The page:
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Revisiting the Boise State 2017 Class Part Three: Offensive Line

NCAA Football: Boise State at San Jose State D. Ross Cameron-USA TODAY Sports

Welcome to a fun off-season series that Drew (moi), Zach, and Mike (both of MWCConnection) are rolling out for your viewing enjoyment (hopefully). Back in February, excitement was at an all time high for fans and coaches alike as the 2021 class was officially signed. Like every year, fans often tout a class as potentially one of the best on paper. However, once players get on campus and actually on the field, the true story begins to reveal itself. It can often take years for a class to truly be judged as the impact of many players won’t be seen for a few seasons. That being said, this series will aim to revisit and evaluate Boise State’s 2017 class. There has now been enough time that many members of the class have either left or are entering their final seasons, which means players are able to be looked at for their production (or lack thereof) rather than projection and hype.

Anyway, each week, Drew, Zach, and Mike will look at a different position group from the class. While we will contribute two posts each week over the next month, the location of the posts will change. The start of the week will feature a post on OBNUG while the end of the week will see a post up on MWCConnection, that way readers of both sites can follow along. Each post will have all of us weighing in on the same talking points for each season: our expectations of the player from when they signed, the production they gave each season on the team, and their overall impact. The impact will fit into one of 3 categories (exceeded expectations, met expectations, or below expectations). We will each keep a running tally of our totals and then at the end we can each determine the over impact the 2017 class had. It should be a fun and interesting study to see what kind of careers each player had and revisit some names that may have been forgotten.

The 2017 recruiting class is in some ways a bridge between the two stages of recruiting during the Harsin era. The first few classes (which we have reviewed the past few years) were somewhat top-heavy, meaning some talented headliners and then more unheralded prospects filling out the rest of the ranks. The final three classes were a noticeable step up, possessing star-power and the back half of the class could be categorized as a high-floor. The 2017 class is right in the middle of that progression, taking a step forward in both overall talent as well as top to bottom depth. In fact, it was a strong class on paper at the time, even if it was immediately overshadowed by the 2018 class. To hear our thoughts on specific players from the class, read below.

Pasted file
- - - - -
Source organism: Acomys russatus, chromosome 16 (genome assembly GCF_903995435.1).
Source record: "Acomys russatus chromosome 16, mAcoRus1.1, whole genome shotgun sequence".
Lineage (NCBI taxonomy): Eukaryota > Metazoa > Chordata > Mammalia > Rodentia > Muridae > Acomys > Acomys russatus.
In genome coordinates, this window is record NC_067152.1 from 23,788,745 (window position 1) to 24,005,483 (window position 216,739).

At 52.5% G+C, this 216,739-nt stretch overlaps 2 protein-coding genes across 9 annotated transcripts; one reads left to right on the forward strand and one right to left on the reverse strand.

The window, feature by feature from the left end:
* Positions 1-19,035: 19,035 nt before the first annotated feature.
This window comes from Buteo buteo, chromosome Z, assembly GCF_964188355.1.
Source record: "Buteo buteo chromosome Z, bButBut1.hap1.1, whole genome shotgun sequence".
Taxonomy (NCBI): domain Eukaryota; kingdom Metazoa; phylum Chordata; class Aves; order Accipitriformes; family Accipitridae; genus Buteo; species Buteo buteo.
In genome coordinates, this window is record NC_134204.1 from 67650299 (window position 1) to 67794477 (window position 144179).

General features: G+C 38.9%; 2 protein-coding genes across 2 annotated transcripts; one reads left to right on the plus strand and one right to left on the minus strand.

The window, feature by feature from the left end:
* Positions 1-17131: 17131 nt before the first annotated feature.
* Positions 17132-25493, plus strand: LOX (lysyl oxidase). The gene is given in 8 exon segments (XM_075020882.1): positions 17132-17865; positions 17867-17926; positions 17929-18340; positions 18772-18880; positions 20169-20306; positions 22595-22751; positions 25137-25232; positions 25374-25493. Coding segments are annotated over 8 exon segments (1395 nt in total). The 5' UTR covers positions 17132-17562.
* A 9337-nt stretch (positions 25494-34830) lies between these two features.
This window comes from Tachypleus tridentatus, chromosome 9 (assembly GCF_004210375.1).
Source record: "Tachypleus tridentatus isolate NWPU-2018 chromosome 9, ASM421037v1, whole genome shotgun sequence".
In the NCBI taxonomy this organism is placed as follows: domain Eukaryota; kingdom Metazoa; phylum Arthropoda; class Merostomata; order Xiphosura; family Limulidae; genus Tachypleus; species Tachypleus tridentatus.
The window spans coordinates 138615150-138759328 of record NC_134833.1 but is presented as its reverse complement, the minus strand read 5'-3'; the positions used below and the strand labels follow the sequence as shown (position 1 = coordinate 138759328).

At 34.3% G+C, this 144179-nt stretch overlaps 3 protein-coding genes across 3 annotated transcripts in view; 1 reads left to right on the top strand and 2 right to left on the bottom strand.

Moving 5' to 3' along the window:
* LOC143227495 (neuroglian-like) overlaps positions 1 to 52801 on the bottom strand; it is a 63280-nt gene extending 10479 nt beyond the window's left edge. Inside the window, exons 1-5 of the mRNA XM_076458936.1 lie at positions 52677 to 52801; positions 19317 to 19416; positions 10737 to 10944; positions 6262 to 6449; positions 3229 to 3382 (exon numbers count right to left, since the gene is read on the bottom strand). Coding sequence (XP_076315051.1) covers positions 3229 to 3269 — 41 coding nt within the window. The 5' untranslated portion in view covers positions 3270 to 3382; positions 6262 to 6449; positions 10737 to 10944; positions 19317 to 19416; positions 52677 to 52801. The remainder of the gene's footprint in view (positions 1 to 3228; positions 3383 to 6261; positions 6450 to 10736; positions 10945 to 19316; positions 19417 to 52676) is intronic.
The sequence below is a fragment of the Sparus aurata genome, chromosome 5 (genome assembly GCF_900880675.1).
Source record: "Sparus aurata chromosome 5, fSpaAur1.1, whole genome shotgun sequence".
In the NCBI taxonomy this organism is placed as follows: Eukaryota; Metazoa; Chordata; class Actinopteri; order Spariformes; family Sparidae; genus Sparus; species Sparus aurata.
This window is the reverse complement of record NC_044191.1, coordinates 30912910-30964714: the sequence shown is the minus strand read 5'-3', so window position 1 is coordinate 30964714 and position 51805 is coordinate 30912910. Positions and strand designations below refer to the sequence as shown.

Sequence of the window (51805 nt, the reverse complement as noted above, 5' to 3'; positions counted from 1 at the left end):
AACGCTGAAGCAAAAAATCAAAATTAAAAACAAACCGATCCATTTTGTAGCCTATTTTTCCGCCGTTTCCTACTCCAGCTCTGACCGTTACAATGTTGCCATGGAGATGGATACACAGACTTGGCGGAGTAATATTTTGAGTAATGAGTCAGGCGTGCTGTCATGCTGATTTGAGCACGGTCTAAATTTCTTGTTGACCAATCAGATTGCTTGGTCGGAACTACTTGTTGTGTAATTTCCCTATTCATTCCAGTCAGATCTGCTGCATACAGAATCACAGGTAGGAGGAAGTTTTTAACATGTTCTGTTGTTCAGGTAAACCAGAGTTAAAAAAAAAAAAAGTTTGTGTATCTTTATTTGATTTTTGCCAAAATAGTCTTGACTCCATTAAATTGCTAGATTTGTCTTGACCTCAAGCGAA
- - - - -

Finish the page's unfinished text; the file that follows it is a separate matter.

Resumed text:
Part Three will look at four players, all along the offensive line. Two hailed from the junior college ranks while the other two were traditional high schoolers. One player from the group did not complete their eligibility and one never even made it to campus.

Mike Young


Expectations when he signed: Who?

2017 Season - Dude never made it to campus (grades?) so instead let’s read this profile on legendary Boise State wrestling AND golf coach Mike Young. Wow!

2018 Season: DNP

2019 Season: SDNP

2020 Season: Perhaps living in Argentina.

Overall Impact: Beyond nothing. Guy never even made it to camp (although I wish he had, 6’5” 305, might’ve added some nice heft to the O-line...ah who am I kidding Bedell would’ve ruined him. FAILED to meet expectations in most failingest faily way possible.


Expectations when he signed: I honestly don’t remember. He never made it to campus.

2017 Season: DNP

2018 Season: DNP

2019 Season: DNP

2020 Season: DNP

Overall Impact: Read Drew’s response. Bedell pretty much eliminated any expectations I ever had for any of our offensive lineman not named Ezra Cleveland. Failed to meet expectations.